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Digital clock

Digital clock with an ATmega16


This application of an AVR describes a digital clock with 7-segment clock and alarm time display with an ATmega16. The digital clock has the following properties:

0 Content

1 Hardware

1.1 Processor-Hardware

Schematic Processor

Alternative: Schematics in PDF format

The hardware consists of Additionally the power supply is displayed, with If the net power supply fails, the accumulator takes over supply. With exception of the display all other functions of the clock remain operating.

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1.2 Display-Hardware

Scheme Display

Alternative: Scheme in PDF format

The display hardware consists of The cathodes of the four time display devices are connected. The resistors for current control are designed for an as-low-as-possible power consumption. For higher brightness of the time display 100Ω resistors can be used instead of the 220Ω's.

The cathodes of the four alarm time displays are also connected and are, through current limiting resistors, tied to the connector.

The connections of the anodes have separate lines on the connector for time and alarm displays and are connected on the driver transistors, mounted on the processor unit.

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2 Using the keys

When switching the clock on, the time and alarm time are both set to 00:00, and the alarm is disarmed.

In that mode, the adjustment of the time is started by clicking the red key. The colon between hour and minute display is on, the hour dsiplay follows the potentiometer value by displaying any number between 00 and 23. By pressing the black key the adjustment of the time is skipped immediately. By pressing the red key, the hour info is entered into an interim storage. Now the minute display follows the value of the potentiometer, displaying numbers between 00 and 59. The black key skips the time adjust mode, the red key takes over the minute info and adjusts the time. No the clock is running and the colon blinks in a second pulse.

Adjusting the alarm time is started with the white key, the display of the alarm time can be followed on the smaller display. By adjusting hours and then minutes and taking over the new values with the white key, the alarm is armed, the colon between hours and minutes blinks in a second pulse.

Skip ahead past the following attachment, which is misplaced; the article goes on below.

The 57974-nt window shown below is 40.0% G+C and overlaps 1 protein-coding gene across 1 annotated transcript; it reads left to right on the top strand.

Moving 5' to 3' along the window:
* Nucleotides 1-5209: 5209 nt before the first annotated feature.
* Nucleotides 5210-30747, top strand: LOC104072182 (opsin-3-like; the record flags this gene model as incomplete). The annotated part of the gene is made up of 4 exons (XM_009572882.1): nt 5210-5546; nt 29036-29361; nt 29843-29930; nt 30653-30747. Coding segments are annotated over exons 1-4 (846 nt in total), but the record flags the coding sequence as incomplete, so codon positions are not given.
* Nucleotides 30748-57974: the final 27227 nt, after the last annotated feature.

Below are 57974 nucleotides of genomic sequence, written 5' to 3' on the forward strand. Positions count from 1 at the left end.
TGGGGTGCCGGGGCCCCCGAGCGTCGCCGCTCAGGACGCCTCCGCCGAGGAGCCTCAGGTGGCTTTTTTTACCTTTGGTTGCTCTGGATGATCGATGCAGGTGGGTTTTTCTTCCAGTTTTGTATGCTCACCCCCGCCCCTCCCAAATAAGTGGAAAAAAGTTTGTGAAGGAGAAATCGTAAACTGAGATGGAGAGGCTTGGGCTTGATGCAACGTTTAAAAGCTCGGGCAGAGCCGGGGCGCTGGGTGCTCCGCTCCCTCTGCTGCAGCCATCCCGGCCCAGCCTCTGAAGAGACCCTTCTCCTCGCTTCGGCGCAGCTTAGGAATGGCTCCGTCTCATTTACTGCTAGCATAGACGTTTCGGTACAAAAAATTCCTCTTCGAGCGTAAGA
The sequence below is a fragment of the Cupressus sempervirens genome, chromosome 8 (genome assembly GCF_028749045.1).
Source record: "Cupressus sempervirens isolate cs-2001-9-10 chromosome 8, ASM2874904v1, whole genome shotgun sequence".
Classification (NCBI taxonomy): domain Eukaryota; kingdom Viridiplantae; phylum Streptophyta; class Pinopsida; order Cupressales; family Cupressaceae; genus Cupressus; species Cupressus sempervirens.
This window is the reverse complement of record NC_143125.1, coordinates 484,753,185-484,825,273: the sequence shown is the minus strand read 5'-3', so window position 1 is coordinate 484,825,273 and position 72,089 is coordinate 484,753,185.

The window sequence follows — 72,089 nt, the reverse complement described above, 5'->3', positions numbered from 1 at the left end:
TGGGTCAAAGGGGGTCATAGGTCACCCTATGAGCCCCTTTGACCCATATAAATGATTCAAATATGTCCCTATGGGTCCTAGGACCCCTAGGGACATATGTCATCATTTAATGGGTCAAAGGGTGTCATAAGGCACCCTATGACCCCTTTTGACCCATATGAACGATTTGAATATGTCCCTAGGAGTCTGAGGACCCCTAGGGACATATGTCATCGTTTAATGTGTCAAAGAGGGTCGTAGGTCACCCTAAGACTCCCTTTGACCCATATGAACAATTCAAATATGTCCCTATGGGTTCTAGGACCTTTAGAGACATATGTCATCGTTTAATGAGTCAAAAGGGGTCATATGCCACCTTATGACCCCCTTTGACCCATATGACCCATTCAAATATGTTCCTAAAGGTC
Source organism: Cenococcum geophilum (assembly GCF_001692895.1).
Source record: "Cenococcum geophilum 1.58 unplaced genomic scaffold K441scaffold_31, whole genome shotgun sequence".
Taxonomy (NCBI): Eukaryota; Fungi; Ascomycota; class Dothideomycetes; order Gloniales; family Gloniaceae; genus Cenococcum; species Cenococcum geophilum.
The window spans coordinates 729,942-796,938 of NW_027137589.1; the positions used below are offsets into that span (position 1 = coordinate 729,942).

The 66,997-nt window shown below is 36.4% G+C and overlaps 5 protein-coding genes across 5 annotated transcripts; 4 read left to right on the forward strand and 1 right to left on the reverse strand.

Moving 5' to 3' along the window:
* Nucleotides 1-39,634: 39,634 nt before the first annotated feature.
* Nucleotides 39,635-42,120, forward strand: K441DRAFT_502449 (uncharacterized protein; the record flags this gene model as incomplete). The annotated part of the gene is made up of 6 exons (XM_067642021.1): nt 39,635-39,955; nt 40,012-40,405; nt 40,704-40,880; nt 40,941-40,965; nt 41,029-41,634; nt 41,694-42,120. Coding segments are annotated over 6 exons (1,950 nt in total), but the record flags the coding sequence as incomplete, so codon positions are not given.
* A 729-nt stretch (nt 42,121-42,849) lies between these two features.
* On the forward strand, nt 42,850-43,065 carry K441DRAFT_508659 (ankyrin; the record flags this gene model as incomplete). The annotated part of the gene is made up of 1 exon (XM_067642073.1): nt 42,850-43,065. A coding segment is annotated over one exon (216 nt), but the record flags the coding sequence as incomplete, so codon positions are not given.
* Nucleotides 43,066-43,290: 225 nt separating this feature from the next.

Alarm arming can be switched off and on with the black key. When armed, the colon blinks, and adjustment of time and alarm is deactivated in this mode.

If the time is equal to the armed alarm time, the alarm starts by playing the stored melody. Playing is repeated after a short time. Switching the alarm off can be achieved with the black key. By pressing the red key instead, the alarm is switched off, the alarm time is advanced by five minutes (snooze function). Repeatedly pressing the black key advances the new alarm time further. When deactivating the alarm then, the original alarm time without extra snooze incrementation is set.

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3 Software

3.1 Software source code

The assembler software for the clock is available here in HTML format or can be downloaded as assembler source code here.

The code works as follows:
  1. Display and display modes
  2. Display multiplexing
  3. Display dim
  4. Time and alarm
  5. Keys
  6. AD conversion
  7. Alarm
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3.2 Programming melodies

Programming a melody goes as follows:
  1. The melody is stored as a table in the EEPROM.
  2. Each note requires two bytes storage space: the first byte codes the frequency or divider rate of TC0 in CTC mode, the second byte codes the tone duration and gives the number of timer runs, divided by 32.
  3. The table starts at address 0000 in EEPROM and ends with the combination 0,0.
  4. Because the ATmega16 provides 512 bytes EEPROM, the melody can have 255 notes (512 / 2 - 1).
  5. The coding in the source code starts with the directive "e;.eseg"e;. The playable gamut reaches from E2 (659 Hz) to C5 (4186 Hz), available as constants named "cfxx".
  6. The tone duration of the tones of that gamut are given as constants "cdxx", so encoding the tone E2 should add the two constants cfE2 and cdE2 to the table in the EEPROM.
  7. From these constants ccxx and cdxx the complete melody can be composed and with the directive "e;.db"e; a table can be generated.
  8. The hex file "e;digiclock.eep"e; that is generated during assembling the source code has to be written to the EEPROM after flashing the processor's code.


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3.3 Fuse adjusting

Fuse adjust Be aware that fresh ATmega16's are working with the internal RC clock. After writing the flash and EEPROM code and prior to using the clock the fuses of the ATmega16 have to be adjusted to use the external crystal as clock source. This is done at best within the clock by ISP programming.

The fuses "SUT_CKSEL" (to External Crystal/Resonator Medium Frequency"), "JTAGEN" and "EESAVE" are to be changed according to the picture.

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